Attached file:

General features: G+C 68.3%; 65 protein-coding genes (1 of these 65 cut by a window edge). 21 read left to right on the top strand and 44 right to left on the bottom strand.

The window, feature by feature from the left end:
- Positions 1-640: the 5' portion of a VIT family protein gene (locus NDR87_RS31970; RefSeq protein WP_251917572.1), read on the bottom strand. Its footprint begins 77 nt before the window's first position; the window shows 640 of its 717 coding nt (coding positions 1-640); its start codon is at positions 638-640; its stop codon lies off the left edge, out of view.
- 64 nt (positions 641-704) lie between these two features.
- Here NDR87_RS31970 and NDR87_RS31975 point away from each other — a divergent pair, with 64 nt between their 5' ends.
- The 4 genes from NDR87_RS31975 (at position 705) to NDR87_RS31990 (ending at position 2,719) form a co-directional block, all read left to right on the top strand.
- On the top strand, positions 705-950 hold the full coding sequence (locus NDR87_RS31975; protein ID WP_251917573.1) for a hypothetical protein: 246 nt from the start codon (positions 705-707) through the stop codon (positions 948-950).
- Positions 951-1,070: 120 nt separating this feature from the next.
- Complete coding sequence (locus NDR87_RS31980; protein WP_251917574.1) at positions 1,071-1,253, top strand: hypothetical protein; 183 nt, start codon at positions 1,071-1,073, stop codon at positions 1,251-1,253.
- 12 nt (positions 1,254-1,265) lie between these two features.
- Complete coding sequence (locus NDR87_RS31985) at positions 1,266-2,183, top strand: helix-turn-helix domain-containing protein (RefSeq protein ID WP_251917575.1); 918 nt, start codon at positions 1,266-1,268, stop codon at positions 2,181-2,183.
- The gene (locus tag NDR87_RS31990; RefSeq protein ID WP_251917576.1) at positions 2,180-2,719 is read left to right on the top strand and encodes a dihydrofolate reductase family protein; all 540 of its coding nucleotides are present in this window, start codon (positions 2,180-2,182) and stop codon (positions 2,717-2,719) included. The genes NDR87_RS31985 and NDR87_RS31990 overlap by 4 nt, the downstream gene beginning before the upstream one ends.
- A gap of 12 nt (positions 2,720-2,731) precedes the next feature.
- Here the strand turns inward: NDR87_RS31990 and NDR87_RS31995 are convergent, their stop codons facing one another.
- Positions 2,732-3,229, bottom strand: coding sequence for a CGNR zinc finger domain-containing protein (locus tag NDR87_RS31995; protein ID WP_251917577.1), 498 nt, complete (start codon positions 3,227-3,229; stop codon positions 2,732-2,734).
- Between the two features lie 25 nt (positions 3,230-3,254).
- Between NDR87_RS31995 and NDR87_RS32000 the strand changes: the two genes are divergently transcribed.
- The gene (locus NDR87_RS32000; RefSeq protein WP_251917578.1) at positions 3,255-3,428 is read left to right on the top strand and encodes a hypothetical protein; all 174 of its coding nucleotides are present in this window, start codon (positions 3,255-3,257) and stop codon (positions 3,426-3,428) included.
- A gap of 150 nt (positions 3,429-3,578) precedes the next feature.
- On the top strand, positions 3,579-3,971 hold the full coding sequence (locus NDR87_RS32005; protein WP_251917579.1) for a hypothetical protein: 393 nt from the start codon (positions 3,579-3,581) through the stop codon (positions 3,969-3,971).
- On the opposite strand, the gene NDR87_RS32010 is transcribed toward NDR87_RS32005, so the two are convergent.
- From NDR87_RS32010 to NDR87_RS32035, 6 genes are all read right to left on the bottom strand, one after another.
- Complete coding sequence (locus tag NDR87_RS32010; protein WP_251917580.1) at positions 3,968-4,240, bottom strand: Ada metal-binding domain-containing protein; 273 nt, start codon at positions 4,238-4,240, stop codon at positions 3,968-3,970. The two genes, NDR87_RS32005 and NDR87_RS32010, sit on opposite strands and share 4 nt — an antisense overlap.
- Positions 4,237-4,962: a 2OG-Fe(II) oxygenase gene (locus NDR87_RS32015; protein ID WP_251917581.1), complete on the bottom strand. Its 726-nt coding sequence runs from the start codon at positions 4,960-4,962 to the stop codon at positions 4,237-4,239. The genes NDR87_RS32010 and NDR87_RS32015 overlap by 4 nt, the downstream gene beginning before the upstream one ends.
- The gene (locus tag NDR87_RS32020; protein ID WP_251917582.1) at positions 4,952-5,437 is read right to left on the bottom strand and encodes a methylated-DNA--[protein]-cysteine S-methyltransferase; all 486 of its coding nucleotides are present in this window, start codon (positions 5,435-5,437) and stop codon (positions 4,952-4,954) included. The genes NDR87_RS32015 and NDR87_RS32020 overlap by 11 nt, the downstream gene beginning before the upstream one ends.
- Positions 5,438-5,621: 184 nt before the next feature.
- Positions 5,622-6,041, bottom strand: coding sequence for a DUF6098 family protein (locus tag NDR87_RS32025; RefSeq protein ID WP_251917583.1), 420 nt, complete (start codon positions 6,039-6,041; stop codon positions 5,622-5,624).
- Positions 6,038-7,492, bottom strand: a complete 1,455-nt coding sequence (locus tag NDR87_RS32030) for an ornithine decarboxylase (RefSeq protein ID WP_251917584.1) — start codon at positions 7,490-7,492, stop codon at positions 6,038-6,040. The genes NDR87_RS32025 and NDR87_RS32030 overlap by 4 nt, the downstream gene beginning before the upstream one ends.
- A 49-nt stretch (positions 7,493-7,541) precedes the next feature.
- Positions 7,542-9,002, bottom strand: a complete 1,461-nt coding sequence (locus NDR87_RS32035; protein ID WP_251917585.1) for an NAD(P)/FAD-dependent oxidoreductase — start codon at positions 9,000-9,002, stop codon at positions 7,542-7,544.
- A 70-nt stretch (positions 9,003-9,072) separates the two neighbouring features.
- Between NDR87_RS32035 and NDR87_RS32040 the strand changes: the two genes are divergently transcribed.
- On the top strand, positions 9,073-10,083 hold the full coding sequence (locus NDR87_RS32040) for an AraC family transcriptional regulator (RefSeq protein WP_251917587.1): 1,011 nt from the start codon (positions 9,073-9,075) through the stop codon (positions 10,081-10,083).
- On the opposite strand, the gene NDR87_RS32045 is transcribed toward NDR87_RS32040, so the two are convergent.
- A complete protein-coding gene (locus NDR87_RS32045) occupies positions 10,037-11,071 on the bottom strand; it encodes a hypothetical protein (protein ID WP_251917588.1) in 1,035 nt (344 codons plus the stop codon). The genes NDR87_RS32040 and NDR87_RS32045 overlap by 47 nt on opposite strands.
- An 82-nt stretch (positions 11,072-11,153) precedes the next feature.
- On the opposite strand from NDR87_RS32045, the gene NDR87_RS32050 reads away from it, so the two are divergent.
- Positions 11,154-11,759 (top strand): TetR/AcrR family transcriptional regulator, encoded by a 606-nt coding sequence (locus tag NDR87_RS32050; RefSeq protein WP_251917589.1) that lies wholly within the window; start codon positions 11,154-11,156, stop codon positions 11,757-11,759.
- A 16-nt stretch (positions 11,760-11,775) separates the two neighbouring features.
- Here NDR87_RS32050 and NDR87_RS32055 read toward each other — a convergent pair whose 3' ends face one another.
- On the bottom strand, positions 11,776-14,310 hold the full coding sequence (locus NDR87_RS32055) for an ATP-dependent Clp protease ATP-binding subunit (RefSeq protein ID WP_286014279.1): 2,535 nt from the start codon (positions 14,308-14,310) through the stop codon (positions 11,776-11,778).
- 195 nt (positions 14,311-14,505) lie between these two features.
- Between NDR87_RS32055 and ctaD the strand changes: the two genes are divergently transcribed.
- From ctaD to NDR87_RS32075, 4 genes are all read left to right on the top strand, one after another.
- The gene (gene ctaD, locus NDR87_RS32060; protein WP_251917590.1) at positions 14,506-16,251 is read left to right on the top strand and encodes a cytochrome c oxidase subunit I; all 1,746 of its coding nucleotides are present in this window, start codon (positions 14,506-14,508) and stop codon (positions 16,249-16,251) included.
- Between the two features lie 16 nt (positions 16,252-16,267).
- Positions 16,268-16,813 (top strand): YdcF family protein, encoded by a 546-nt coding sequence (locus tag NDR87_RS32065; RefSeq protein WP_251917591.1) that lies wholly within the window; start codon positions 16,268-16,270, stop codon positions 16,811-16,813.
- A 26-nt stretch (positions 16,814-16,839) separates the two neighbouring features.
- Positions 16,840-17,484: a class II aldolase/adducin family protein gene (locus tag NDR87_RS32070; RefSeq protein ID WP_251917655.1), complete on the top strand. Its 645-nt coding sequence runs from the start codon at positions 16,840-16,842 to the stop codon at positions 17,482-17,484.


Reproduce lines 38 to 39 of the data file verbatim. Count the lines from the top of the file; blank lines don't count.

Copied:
- Positions 11,154-11,759 (top strand): TetR/AcrR family transcriptional regulator, encoded by a 606-nt coding sequence (locus tag NDR87_RS32050; RefSeq protein WP_251917589.1) that lies wholly within the window; start codon positions 11,154-11,156, stop codon positions 11,757-11,759.
- A 16-nt stretch (positions 11,760-11,775) separates the two neighbouring features.